10. Note that concerns that the sign of the interaction coefficient may change along the distribution of a continuous variable in non-linear models (e.g., Ai and Norton 2003 and Greene 2010) does not apply in the case where two dummy variables are interacted, where the combination of coefficients actually spans the whole space of potential outcomes.

  11. An alternative is the negative binomial model in order to relax the assumption on variation imposed by the Poisson distribution (sometimes referred to as overdispersion). However, the Poisson model has been shown to be the better option in a fixed-effects panel setting, with the negative binomial model being valid only under more restrictive distributional assumptions (Allison, 2009; Guimarães, 2008). Poisson models for panel data have the additional advantage of eliminating what is known as “incidental parameter bias”, as incidental parameters for each individual in the panel are conditioned out of the likelihood function (Allison, 2009). So even though estimating an unconditional fixed-effects model we are achieving the same result. Moreover, given that our sample spans 19 years (T = 19) the bias in the unconditional estimator should be negligible as shown by simulations in Katz (2001).

  12. This is in contrast to two analyses of Kenya in the 1980’s and 1990’s, which found that the allocation of aid projects to co-ethnic regions increased during electoral cycles. Given the ethnically-contentious nature of Kenyan politics, governments tend to be rewarded for directing public spending and government jobs to ethnic coalitions (Briggs, 2014; Jablonski, 2014). There is, however, little other aid-focused research on the role of co-ethnic regions beyond just Kenya during this time period. Our results suggest that those earlier findings, while true for Kenya during that time period, may not be representative of World Bank aid in general.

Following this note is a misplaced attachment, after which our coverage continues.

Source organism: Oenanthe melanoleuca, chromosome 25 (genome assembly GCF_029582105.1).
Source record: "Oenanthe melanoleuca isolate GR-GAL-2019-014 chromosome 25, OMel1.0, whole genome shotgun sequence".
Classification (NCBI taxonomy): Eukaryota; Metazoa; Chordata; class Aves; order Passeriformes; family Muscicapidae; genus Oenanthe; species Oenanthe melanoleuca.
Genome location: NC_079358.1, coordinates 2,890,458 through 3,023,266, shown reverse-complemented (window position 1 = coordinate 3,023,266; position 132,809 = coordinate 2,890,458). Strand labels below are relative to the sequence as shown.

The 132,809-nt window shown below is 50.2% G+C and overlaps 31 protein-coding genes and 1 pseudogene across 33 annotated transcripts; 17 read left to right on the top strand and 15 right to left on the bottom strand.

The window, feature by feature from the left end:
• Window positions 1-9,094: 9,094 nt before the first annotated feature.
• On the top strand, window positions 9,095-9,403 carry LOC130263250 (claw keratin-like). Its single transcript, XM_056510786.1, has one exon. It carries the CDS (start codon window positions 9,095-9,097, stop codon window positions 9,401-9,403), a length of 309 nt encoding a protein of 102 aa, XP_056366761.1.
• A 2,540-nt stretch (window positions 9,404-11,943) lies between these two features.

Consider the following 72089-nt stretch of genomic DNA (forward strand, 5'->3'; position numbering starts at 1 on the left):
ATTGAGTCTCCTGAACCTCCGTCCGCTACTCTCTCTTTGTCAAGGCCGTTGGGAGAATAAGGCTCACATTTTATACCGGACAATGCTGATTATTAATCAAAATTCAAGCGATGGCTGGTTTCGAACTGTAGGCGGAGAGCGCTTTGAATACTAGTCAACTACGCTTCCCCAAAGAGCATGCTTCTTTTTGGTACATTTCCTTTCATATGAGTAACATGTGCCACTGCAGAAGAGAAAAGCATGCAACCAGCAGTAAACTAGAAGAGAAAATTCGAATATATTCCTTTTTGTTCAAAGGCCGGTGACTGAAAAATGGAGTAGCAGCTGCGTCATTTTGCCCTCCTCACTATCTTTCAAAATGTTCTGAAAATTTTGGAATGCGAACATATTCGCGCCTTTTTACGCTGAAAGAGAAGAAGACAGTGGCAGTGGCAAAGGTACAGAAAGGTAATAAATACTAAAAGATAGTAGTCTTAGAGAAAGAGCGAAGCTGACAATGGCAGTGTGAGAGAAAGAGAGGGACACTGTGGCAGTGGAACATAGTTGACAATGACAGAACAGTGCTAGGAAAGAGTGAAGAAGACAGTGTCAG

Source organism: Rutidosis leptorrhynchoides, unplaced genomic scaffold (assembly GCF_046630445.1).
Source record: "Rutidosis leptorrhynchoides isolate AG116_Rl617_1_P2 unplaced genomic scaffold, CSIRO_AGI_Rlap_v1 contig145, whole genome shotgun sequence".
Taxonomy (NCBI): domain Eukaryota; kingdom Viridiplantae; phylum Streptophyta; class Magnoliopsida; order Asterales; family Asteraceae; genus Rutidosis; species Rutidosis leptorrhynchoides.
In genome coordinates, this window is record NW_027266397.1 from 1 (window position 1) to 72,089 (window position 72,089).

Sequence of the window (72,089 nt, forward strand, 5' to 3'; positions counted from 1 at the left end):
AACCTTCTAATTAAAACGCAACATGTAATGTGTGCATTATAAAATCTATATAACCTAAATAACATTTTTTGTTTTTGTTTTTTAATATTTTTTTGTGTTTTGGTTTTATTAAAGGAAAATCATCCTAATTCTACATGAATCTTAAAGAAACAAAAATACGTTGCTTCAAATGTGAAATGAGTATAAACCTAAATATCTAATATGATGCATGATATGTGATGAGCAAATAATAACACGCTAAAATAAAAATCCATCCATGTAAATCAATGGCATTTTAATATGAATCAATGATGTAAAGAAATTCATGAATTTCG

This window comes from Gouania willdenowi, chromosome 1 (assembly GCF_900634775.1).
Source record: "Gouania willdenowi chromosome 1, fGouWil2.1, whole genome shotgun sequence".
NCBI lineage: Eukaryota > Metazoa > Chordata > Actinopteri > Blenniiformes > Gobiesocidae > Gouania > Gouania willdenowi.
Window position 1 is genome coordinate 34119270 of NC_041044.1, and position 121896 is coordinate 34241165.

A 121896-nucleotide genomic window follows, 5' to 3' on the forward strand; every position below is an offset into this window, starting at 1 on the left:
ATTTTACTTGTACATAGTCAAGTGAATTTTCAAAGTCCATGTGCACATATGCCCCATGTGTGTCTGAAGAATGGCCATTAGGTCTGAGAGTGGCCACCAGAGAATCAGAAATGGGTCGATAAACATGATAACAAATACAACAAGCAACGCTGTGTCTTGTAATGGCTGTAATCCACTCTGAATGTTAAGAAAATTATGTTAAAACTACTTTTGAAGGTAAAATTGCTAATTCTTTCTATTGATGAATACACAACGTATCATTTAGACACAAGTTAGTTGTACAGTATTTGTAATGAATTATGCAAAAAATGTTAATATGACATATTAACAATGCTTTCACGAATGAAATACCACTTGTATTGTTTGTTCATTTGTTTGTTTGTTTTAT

13. This differential effect is consistent with the finding in Briggs (2021) that aid projects to leaders’ birth regions are less likely to be approved by World Bank leadership, while no such effect is apparent for co-ethnic regions.

  14. In the online appendix we show that the dynamics of turnover in co-ethnic regions are remarkably similar across continents and regime type; these results do not appear to be driven by a particular subset of countries.

  15. In Dreher et al. (2009a) the impact of UNSC membership becomes marginally insignificant in both sub-samples when they separate between IDA and IBRD lending. In our extended data set, statistical significance is thus stronger, as would be expected.

  16. We report the full list of these countries in the online appendix.

  17. We have also tested using the average levels over the whole time period and it yields very similar results.

  18. See the online appendix for further details.


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We are grateful for comments and suggestions from Axel Dreher, Ryan Jablonski, Lennart Kaplan, B. Peter Rosendorff, Jonathan Strand, David Strömberg, Jennifer Tobin, and three anonymous reviewers. Earlier versions of this article benefited from comments of participants at the Political Economy of International Organization (PEIO) annual conference and the Political Economy Workshop at Uppsala University. We greatly appreciate data on UNSC voting generously provided by Axel Dreher, Valentin Lang, B. Peter Rosendorff, and James Raymond Vreeland. The authors acknowledge financial support from the Swedish Research Council, grant number 2018-01342. The statements made herein are solely the responsibility of the authors, and all errors and omissions are the authors’ own.

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Correspondence to Raj M. Desai.

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Author contributions: all authors contributed to research design and conceptualization; statistical analysis: M.P.B (60%), R.D. (20%), A.O. (20%); writing: M.P.B. (20%), R.D. (40%), A.O. (40%). The order of authors is chosen alphabetically.

Supplemental information may be found in an online appendix available on the Review of International Organizations’ webpage.

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Berlin, M.P., Desai, R.M. & Olofsgård, A. Trading favors? UN Security Council membership and subnational favoritism in aid recipients. Rev Int Organ (2022).

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  • Foreign aid
  • United Nations Security Council
  • World Bank

JEL Classification

  • F35
  • F53
  • O19